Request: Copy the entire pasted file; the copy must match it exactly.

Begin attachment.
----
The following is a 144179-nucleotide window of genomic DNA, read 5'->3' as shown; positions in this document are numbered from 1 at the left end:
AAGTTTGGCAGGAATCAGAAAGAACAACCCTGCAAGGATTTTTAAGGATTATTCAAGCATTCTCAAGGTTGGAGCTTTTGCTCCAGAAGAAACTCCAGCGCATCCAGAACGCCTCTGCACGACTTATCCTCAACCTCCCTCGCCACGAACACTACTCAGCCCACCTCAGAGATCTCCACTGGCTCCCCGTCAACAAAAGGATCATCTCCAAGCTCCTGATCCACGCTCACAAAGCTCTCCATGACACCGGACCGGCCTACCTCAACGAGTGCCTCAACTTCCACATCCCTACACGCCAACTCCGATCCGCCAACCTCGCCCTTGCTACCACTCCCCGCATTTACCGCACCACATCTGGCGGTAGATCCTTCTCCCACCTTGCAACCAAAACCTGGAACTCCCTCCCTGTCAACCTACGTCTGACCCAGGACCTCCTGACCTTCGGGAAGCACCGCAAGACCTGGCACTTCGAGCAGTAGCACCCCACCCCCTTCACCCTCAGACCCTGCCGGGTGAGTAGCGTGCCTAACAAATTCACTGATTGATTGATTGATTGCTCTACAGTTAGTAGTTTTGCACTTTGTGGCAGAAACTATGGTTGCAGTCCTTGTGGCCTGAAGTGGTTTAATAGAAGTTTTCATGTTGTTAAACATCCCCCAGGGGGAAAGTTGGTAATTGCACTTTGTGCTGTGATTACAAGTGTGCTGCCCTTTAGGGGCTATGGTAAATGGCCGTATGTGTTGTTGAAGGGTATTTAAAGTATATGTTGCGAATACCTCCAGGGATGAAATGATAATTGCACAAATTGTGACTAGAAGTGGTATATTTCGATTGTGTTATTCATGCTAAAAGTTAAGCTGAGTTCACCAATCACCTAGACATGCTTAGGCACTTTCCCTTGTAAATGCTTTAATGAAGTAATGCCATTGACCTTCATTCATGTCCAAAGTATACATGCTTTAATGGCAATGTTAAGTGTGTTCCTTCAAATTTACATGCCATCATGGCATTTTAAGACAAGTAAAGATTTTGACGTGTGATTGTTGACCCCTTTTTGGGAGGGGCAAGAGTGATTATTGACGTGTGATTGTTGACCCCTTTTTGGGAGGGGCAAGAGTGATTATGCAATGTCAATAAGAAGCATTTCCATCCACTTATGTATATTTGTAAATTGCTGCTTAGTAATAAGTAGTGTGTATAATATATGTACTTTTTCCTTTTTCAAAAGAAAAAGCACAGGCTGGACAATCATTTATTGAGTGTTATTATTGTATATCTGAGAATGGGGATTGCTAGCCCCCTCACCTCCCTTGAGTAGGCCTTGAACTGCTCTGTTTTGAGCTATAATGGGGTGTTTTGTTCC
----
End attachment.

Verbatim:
The following is a 144179-nucleotide window of genomic DNA, read 5'->3' as shown; positions in this document are numbered from 1 at the left end:
AAGTTTGGCAGGAATCAGAAAGAACAACCCTGCAAGGATTTTTAAGGATTATTCAAGCATTCTCAAGGTTGGAGCTTTTGCTCCAGAAGAAACTCCAGCGCATCCAGAACGCCTCTGCACGACTTATCCTCAACCTCCCTCGCCACGAACACTACTCAGCCCACCTCAGAGATCTCCACTGGCTCCCCGTCAACAAAAGGATCATCTCCAAGCTCCTGATCCACGCTCACAAAGCTCTCCATGACACCGGACCGGCCTACCTCAACGAGTGCCTCAACTTCCACATCCCTACACGCCAACTCCGATCCGCCAACCTCGCCCTTGCTACCACTCCCCGCATTTACCGCACCACATCTGGCGGTAGATCCTTCTCCCACCTTGCAACCAAAACCTGGAACTCCCTCCCTGTCAACCTACGTCTGACCCAGGACCTCCTGACCTTCGGGAAGCACCGCAAGACCTGGCACTTCGAGCAGTAGCACCCCACCCCCTTCACCCTCAGACCCTGCCGGGTGAGTAGCGTGCCTAACAAATTCACTGATTGATTGATTGATTGCTCTACAGTTAGTAGTTTTGCACTTTGTGGCAGAAACTATGGTTGCAGTCCTTGTGGCCTGAAGTGGTTTAATAGAAGTTTTCATGTTGTTAAACATCCCCCAGGGGGAAAGTTGGTAATTGCACTTTGTGCTGTGATTACAAGTGTGCTGCCCTTTAGGGGCTATGGTAAATGGCCGTATGTGTTGTTGAAGGGTATTTAAAGTATATGTTGCGAATACCTCCAGGGATGAAATGATAATTGCACAAATTGTGACTAGAAGTGGTATATTTCGATTGTGTTATTCATGCTAAAAGTTAAGCTGAGTTCACCAATCACCTAGACATGCTTAGGCACTTTCCCTTGTAAATGCTTTAATGAAGTAATGCCATTGACCTTCATTCATGTCCAAAGTATACATGCTTTAATGGCAATGTTAAGTGTGTTCCTTCAAATTTACATGCCATCATGGCATTTTAAGACAAGTAAAGATTTTGACGTGTGATTGTTGACCCCTTTTTGGGAGGGGCAAGAGTGATTATTGACGTGTGATTGTTGACCCCTTTTTGGGAGGGGCAAGAGTGATTATGCAATGTCAATAAGAAGCATTTCCATCCACTTATGTATATTTGTAAATTGCTGCTTAGTAATAAGTAGTGTGTATAATATATGTACTTTTTCCTTTTTCAAAAGAAAAAGCACAGGCTGGACAATCATTTATTGAGTGTTATTATTGTATATCTGAGAATGGGGATTGCTAGCCCCCTCACCTCCCTTGAGTAGGCCTTGAACTGCTCTGTTTTGAGCTATAATGGGGTGTTTTGTTCC